I want to relate a teaching story I heard from a coworker. Actually, I’ve heard it many times, as he used to tell this story to our new recruits during every orientation session. My ORI partner and I still use it but it’s been modified as we don’t have his flair for it because it still serves a useful purpose.
I had the opportunity to go and view a local Chinese teacher’s English class. The students were well-behaved, they sat up straight and they eagerly participated in the lesson. The teacher was giving a lesson on fruits and vegetables, and she asked one student, ‘do you like apples?’ The student sat up straight and proudly answered, ‘Yes!’
The teacher smiled, nodded and praised him. Then she asked another student a similar question – ‘Do you like strawberries?’
The student shook her head and said, ‘No, I don’t.’
The teacher clapped her hands, everyone oohed and ahhed and they all smiled because they were learning English! And it was complete and utter bull****.
A little harsh, but the sentiment is essentially correct. And just before I explain why (unless you’ve already guessed), I’ll follow that up with another of his stories he also used to illustrate the problem:
I was watching one of our foreign teachers in her classroom. There was a page in the text book that had pictures of magical items – a crystal ball, a magic wand, a wizards hat, etc. They were numbered, and below them were blank spaces in which to write the names from the word bank. The teacher gave them some time to fill it in, and then asked one of her students, ‘Which one is the wizards hat?’ The student paused, and looked at his book in confusion, so she prompted him, putting her hands on her head to help him out. “Wizards hat? Which one is the wizards hat?’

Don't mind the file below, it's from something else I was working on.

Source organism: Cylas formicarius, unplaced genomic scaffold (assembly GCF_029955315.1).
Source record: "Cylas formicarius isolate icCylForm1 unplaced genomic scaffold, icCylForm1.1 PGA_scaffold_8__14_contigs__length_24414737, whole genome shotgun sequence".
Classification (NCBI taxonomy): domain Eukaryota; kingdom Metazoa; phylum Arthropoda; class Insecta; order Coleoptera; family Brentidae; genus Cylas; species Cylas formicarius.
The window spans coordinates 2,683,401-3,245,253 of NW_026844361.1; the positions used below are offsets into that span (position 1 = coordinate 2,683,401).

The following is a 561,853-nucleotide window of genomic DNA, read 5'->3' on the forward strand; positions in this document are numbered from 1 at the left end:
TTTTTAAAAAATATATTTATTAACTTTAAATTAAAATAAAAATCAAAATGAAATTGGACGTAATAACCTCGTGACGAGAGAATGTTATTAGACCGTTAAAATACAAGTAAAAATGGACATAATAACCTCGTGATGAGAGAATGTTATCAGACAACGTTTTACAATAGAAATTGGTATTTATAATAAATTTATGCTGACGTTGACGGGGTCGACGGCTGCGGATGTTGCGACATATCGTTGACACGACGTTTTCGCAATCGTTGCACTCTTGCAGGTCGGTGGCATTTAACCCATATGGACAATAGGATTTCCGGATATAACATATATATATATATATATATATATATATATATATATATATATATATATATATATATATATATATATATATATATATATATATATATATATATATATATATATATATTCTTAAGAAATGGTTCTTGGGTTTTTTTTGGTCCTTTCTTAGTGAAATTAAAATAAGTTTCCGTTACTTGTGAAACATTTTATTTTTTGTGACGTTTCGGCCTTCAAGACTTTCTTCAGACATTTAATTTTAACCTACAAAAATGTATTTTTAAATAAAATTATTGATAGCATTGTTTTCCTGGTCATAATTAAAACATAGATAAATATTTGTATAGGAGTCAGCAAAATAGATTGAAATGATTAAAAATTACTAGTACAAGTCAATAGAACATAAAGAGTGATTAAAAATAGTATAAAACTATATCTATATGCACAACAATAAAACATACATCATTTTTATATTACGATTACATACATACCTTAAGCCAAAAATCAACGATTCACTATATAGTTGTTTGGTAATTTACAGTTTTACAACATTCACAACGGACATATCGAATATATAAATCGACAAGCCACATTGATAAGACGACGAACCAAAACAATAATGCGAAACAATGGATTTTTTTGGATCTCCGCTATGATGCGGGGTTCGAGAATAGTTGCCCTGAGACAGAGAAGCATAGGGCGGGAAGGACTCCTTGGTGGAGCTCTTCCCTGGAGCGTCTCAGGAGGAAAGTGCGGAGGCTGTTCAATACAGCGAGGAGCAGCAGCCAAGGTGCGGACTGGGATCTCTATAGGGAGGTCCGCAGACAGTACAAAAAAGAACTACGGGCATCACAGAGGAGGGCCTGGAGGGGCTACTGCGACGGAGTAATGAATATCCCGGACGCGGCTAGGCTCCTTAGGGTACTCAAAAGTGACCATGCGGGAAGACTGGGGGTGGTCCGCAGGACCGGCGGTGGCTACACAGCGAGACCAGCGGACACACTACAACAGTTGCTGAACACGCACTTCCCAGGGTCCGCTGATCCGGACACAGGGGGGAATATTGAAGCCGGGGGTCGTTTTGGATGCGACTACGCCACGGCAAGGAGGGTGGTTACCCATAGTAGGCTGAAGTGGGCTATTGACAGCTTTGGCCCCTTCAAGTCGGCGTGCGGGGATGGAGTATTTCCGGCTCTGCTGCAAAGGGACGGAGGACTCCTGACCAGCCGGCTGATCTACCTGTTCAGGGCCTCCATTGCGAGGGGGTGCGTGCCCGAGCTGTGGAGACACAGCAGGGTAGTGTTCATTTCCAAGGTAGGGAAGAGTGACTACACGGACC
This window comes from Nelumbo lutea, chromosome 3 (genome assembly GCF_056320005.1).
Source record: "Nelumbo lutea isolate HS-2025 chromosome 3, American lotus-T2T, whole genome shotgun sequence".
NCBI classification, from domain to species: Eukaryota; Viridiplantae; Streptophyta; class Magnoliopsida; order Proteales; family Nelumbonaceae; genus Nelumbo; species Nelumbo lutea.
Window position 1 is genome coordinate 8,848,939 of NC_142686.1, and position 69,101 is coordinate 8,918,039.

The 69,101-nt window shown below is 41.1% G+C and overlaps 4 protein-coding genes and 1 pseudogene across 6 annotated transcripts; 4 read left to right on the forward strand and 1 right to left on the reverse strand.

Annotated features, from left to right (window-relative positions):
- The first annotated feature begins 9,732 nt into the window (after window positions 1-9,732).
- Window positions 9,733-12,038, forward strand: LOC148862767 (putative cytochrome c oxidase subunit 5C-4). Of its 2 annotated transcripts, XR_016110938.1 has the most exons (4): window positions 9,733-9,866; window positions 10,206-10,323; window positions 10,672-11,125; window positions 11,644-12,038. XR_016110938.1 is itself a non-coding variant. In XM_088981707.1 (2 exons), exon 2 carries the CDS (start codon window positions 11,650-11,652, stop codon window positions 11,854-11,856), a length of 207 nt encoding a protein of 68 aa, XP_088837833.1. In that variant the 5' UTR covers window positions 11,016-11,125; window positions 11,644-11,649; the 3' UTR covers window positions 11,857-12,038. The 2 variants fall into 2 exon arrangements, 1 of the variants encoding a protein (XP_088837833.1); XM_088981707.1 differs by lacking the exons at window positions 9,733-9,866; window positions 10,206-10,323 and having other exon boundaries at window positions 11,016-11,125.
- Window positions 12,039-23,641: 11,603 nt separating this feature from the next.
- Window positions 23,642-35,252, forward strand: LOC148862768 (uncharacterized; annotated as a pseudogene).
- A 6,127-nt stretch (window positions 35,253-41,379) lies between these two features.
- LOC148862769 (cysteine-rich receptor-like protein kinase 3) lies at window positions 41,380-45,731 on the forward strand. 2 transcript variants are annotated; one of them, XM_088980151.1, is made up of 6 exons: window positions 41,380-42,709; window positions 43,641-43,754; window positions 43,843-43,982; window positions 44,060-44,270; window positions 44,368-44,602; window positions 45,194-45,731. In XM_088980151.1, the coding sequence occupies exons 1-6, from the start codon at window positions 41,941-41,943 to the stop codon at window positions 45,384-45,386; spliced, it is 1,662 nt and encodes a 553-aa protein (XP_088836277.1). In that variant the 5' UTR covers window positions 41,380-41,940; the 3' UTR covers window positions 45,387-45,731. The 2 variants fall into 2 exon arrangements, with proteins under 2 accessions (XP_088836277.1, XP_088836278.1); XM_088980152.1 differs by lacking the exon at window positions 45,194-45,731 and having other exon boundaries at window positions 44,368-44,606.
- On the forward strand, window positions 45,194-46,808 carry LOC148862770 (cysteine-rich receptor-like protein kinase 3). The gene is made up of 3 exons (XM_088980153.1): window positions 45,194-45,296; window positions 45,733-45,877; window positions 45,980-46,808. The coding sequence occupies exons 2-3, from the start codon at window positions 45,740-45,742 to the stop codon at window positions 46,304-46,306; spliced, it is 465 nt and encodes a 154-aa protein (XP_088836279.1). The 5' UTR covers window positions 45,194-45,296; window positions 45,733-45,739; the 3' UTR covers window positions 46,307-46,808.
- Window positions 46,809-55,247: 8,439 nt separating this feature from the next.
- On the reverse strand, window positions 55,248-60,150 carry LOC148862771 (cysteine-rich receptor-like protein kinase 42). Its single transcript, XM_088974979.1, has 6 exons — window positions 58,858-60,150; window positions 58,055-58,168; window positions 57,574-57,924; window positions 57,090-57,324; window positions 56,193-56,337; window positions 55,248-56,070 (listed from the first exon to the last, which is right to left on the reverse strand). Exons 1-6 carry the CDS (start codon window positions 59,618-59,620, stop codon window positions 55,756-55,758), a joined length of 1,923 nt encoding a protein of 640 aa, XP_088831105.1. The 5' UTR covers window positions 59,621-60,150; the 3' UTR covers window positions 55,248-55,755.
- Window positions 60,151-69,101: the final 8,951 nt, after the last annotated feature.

The student chewed his lip and finally uttered, ‘…three?’
The teacher cheered and clapped and exclaimed, ‘Yes! Number three is the wizards hat! Great job!’
Did any of you out there following along at home figure out what was wrong with these sentences?
To understand, let me explain something about Chinese classrooms. Chinese English lessons are full of vocabulary lists that need to be memorized, sentences patterns parroted, and grammar points to be translated. The teachers are not teaching their students to use the language – that is not their priority. Their job is to prepare their students for tests, and the tests they must pass are all based on memorization.
Chinese students are not pushed very hard, despite what you might think. The teachers are constantly answer-feeding – that is, they ask a question and then immediately follow up with the answer before anyone has time to begin to formulate a guess. They are pushed to remember, NOT to use.
Let’s refer back to the first story. The reason my former colleague called it bull**** was because they were accepting the lowest possible value in an answer. Yes or No. It’s not rocket science, no thought is involved, and you have a 50% chance of getting the right answer. Except in this case, it’s 100% because the teacher was asking an opinion question – ‘Do you like…’. The student may have no idea what this odd word ‘strawberry is’, but they’ve memorized that the correct answer to a ‘Do you like’ question is either an yes or a no. Their personal preferences mean nothing to them – only getting the smile from the teacher that says yes, they’ve answered correctly.